Have you seen Westworld episode 7 yet? It’s the one called Tromp L’Oeil. You know the one? It’s a pretty pedestrian instalment of the HBO series - bit of shooting, some amazing acting by Anthony Hopkins, and OH MY GOD A MASSIVE TWIST AT THE END? Yeah, that’s the one. If you’ve gotten this far and you haven’t seen the episode, for the love of god, stop reading now because spoilers with big, pointy teeth lie ahead. Still here? Good. Let’s talk about Bernard, who we finally discover is a Host.
The fact that he isn’t human was one of the hottest theories buzzing around a show festooned in hot theories. And guess what? He isn’t. It’s a shocking scene at the end of the episode, where the creeping realisation that our Head of Programming is programmed himself quickly escalates to murder and the confirmation that, yes, Ford is officially evil. But you should really have known this was coming, long before Bernard mumbles “What door?” when exploring the Ford family home with Theresa.
The evidence was there from the start. Ford, during one of his fantastic speeches in episode 1, proudly proclaims that: “We can cure any disease. Keep even the weakest of us alive.” This immediately raises suspicions when we discover that Bernard lost his son, Charlie, to an unnamed illness. While many saw the memory of his loss, and the sombre video call with his wife/ex-wife as evidence that Bernard is human, this was actually the core idea from which Bernard built and controlled his existence. In the same way Maeve and Dolores start to have dreams, which allow them to break out of their loops and think independently (without ‘crashing’ their programming), so Bernard has the implanted memory of his son to allow him to be more independent than other Hosts. Remember what Elsie says back in episode 3? “Backstories do more than amuse the guests. They anchor the Host. The rest of their identity is built around it, layer by layer.” Sounds very, very familiar doesn’t it?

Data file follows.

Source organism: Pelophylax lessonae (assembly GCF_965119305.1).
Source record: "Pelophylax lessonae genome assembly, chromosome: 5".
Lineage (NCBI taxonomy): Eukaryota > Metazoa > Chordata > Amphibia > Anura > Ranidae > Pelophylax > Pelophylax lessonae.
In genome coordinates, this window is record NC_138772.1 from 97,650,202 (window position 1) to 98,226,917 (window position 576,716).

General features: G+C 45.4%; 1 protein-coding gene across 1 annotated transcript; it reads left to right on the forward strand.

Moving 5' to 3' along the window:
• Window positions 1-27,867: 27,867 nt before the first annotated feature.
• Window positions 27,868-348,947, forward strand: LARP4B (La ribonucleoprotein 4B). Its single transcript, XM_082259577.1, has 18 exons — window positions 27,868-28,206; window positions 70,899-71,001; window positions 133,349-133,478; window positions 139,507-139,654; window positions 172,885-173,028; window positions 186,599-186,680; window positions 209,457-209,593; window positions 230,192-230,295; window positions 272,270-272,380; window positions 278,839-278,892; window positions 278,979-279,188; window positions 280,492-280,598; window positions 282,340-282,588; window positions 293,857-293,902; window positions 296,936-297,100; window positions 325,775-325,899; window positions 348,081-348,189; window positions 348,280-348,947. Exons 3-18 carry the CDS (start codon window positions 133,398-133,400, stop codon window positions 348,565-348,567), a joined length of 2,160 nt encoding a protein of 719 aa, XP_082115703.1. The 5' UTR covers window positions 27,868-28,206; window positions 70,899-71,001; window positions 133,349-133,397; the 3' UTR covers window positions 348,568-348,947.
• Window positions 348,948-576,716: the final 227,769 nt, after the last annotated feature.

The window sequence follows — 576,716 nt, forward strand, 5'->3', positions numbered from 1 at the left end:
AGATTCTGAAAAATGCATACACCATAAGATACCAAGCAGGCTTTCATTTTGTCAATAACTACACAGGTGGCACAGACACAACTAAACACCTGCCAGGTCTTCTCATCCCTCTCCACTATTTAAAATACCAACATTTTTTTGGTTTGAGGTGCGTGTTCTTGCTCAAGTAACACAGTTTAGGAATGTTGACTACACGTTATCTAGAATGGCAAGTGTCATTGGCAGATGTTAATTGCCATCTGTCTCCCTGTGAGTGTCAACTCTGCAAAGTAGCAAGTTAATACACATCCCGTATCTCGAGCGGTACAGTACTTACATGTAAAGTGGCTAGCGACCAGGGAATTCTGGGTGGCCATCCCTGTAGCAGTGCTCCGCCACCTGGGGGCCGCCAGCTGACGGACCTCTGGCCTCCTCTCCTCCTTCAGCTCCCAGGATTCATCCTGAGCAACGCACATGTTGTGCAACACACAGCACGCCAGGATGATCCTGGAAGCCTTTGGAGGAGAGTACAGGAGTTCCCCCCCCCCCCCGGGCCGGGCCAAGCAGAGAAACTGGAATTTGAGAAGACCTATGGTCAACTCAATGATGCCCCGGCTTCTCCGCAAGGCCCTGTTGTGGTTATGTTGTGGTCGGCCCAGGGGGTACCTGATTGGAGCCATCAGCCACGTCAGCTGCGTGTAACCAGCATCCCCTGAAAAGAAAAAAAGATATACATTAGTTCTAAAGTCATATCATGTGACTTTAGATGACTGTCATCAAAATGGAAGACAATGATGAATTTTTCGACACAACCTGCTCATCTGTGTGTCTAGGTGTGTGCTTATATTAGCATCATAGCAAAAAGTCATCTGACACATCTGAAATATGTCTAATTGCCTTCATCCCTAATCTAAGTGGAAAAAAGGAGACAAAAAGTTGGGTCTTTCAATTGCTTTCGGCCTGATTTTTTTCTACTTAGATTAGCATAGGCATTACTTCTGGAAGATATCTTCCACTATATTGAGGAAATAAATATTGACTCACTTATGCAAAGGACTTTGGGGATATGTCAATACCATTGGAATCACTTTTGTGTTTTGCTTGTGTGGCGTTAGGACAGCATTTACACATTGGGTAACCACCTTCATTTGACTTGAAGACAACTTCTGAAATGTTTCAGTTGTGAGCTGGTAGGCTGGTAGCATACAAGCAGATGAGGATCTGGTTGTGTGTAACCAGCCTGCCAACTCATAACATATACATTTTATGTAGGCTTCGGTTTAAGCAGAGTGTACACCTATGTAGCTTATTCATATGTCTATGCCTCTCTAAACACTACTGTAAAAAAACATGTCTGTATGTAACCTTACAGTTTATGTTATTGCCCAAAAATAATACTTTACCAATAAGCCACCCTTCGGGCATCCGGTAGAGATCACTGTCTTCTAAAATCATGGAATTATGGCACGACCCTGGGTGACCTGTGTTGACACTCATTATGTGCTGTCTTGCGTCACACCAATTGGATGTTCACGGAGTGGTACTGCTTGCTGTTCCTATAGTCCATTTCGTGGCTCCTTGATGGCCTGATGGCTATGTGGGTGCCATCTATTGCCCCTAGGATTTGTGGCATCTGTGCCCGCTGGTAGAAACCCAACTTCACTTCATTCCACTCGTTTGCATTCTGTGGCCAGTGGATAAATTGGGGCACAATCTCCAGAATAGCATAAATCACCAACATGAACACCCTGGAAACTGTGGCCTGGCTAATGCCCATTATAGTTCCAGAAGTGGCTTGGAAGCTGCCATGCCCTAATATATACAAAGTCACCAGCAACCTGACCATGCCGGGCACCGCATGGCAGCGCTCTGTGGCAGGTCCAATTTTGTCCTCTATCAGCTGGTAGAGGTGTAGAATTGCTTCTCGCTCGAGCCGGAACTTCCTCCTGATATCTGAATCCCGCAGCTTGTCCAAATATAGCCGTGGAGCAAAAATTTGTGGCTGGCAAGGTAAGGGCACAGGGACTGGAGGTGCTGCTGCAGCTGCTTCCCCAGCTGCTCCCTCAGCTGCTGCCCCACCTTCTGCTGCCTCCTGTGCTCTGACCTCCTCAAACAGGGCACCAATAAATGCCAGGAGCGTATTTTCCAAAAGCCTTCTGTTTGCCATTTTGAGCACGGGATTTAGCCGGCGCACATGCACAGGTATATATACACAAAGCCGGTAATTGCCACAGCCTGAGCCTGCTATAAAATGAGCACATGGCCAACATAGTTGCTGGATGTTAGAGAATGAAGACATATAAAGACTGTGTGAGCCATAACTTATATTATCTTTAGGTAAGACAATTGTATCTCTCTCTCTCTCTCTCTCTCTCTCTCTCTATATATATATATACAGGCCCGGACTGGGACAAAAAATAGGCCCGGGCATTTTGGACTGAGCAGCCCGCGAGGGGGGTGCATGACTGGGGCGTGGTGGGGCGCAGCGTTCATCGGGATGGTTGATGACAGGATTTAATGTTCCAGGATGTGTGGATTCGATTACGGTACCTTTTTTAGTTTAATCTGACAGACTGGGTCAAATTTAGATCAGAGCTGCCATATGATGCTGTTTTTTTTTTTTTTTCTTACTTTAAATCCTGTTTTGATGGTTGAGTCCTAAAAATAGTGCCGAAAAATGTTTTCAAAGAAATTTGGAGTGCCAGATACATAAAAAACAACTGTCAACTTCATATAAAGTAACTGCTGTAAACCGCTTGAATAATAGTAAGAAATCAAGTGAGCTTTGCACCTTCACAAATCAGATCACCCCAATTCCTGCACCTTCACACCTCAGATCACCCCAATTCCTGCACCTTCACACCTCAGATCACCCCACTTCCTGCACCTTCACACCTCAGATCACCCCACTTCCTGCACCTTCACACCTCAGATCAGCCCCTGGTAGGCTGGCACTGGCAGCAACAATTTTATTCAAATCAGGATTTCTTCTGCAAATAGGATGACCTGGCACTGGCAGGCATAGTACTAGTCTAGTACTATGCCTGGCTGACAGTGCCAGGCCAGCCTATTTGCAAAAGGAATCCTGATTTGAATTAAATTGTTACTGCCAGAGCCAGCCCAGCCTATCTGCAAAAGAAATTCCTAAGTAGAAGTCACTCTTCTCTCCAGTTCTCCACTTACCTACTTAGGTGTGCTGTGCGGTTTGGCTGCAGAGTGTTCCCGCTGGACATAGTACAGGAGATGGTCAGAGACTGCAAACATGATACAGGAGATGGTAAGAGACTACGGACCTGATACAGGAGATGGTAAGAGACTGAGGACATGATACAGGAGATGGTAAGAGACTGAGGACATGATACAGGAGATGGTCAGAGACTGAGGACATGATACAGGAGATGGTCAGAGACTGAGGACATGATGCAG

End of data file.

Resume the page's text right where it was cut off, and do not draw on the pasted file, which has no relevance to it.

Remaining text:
Yet none of it is real (as far as we know), and Bernard exists purely to serve Ford. We see it all the time in the way Ford communicates with Bernard, using phrases and language that he employs on other Hosts. He often finishes interactions with Bernard by adding a subtle command phrase. “You will keep me up to date on X, won’t you Bernard?” While this can easily pass for a figure of speech in previous episodes, you start to see the full extent of Ford’s manipulation when you rewatch scenes knowing that Bernard is a Host.
Similarly, there are cleverly disguised examples of Bernard’s Host behaviours hidden in different places. In episode 3, where he’s looking at a photo of Ford and a character we’re told is ‘Arnold’, Bernard very likely observes a false image. The photo also seems to be missing a subject, which could well be Bernard himself - Hosts are only meant to see what they’re supposed to see. Look closely and you’ll notice that young Ford and the other character are squeezed into the left of the frame, leaving room for a third person on the right.